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    Variance of product of two random variables




    Hi,

    I want to find the variance of the product of two random variables normally distributed with common mean and variance.

    X, Y normally distributed with common mean and variance Var(X) = Var(Y); X, Y are independent identical distributed.

    what is variance(x * y)?

    For the special case where the mean is 0 & non zero Cov(x, x)=0, after running some calculations on a list of random numbers it appears to follow the pattern:
    Var(x*y) = Var(X)^2 = Var(Y)^2

    For the special case where the mean is 0 and where x=x for each realization of x {non zero Cov(x, x)}, after running some calculations on a such list of random numbers it appears to follow the pattern:
    Var(x*x) = 2*Var(X)^2 = 2*Var(Y)^2.

    To make this case clear say the random number stream is

    2.106, -1.392, 4.435, 1.940, -2.933, ...

    then I am calculating the variance of: 2.106*2.106, (-1.392*-1.392), (4.435*4.435), ...

    Confirmation of this apparent relationship would help, a general formula would be better, a proof or location of a proof would be much better
    Thank you Peter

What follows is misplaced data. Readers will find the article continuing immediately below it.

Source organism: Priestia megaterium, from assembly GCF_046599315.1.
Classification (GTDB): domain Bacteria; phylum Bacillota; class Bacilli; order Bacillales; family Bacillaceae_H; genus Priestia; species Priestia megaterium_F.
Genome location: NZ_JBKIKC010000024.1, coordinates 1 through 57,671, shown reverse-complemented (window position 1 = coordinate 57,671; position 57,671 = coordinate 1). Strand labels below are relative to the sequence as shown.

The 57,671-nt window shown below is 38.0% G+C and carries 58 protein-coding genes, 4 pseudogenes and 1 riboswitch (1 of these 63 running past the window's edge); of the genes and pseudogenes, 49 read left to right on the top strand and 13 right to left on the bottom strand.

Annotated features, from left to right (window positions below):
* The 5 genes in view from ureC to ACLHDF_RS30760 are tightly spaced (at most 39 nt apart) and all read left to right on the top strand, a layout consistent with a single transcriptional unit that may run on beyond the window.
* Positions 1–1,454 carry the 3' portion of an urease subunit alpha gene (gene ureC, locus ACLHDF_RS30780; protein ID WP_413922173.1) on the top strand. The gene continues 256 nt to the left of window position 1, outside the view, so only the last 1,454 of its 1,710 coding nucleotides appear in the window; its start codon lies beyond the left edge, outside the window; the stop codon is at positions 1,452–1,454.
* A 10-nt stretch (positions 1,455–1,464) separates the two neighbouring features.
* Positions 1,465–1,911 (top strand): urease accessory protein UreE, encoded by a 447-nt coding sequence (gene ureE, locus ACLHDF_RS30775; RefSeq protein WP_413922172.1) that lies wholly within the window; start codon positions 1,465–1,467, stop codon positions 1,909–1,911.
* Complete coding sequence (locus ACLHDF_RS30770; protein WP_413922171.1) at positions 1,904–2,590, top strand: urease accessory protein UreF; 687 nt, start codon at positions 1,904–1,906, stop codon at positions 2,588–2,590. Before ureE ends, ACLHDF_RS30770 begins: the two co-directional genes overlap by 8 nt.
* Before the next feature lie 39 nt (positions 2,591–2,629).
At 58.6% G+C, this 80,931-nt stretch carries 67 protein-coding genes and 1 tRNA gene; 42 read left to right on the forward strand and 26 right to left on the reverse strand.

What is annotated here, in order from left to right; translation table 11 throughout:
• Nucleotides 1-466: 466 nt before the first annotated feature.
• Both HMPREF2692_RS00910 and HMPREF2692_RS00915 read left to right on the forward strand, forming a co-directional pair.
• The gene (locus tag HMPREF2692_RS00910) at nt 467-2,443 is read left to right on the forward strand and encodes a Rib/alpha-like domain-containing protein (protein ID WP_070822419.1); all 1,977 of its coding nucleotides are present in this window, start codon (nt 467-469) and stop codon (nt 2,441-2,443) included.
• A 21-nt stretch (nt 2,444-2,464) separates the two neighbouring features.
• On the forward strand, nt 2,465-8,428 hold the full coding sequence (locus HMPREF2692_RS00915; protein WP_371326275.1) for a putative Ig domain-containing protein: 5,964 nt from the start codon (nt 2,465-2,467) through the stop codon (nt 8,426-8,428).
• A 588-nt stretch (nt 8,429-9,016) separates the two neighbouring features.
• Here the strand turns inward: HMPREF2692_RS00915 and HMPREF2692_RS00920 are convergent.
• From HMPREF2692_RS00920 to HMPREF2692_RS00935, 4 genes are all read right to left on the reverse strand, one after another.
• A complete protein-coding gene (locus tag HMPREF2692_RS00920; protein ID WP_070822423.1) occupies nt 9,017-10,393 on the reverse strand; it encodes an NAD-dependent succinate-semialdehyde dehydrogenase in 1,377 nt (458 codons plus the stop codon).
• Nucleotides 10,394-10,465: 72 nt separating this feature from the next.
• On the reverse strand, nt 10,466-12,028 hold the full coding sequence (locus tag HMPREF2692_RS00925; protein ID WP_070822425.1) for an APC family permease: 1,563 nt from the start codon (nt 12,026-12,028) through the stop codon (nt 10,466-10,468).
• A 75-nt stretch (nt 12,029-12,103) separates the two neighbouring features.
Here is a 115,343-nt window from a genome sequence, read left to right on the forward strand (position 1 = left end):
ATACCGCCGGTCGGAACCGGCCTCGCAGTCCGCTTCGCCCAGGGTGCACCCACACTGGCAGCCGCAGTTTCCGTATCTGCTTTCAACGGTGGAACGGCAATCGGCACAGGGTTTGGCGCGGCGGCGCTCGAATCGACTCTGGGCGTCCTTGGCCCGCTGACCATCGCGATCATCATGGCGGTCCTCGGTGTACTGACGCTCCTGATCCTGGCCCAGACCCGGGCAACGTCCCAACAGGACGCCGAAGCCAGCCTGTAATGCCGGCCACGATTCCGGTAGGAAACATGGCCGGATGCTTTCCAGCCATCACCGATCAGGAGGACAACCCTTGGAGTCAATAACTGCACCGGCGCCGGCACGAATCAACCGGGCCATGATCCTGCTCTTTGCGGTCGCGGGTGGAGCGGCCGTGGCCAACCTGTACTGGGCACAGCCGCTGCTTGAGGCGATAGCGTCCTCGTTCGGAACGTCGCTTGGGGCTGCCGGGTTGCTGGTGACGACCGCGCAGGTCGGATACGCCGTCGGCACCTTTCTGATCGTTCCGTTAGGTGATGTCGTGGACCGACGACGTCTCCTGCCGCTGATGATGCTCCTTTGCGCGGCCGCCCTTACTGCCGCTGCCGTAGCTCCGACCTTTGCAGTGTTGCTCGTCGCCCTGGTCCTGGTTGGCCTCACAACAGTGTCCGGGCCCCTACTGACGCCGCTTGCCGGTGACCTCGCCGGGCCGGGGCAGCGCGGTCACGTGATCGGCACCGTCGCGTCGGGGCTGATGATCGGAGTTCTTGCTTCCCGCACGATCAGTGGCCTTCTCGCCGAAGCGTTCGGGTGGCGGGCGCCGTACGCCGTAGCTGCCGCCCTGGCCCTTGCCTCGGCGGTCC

Last edited by PeterVincent; 10-04-2008 at 07:05 AM. Reason: Forgot to include that X, Y are independent identical distributed random variables

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    Quote Originally Posted by PeterVincent View Post
    Hi,

    I want to find the variance of the product of two random variables normally distributed with common mean and variance.

    X, Y normally distributed with common mean and variance Var(X) = Var(Y)

    what is variance(x * y)?

    Thank you Peter

    I would suggest a starting point for setting up a proof might be (assuming that you're implying that X and Y can be correlated):

    Let Z, E1, and E2 be independent standard normal random variables. Let X and Y be linear combinations of these variables as follows:

    X = r*Z + Sqrt[1-r^2]*E1

    and

    Y= r*Z + Sqrt[1-r^2]*E2.

    where 0<r<1.

    Now, determine the variance of X*Y by taking expectations (and using the definition of variance) of the product of the expansion of the right-hand sides of X and Y. Hint: the correlation between X and Y will be r^2.

    Generalize your result.
    Last edited by Dragan; 10-04-2008 at 02:52 AM.

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    Variance of product of two independent random variables


    Dragan,
    Sorry for wasting your time.

    I should have stated that X, Y are independent identical distributed.

    I assumed that I had stated it and never checked my submission.

    Peter

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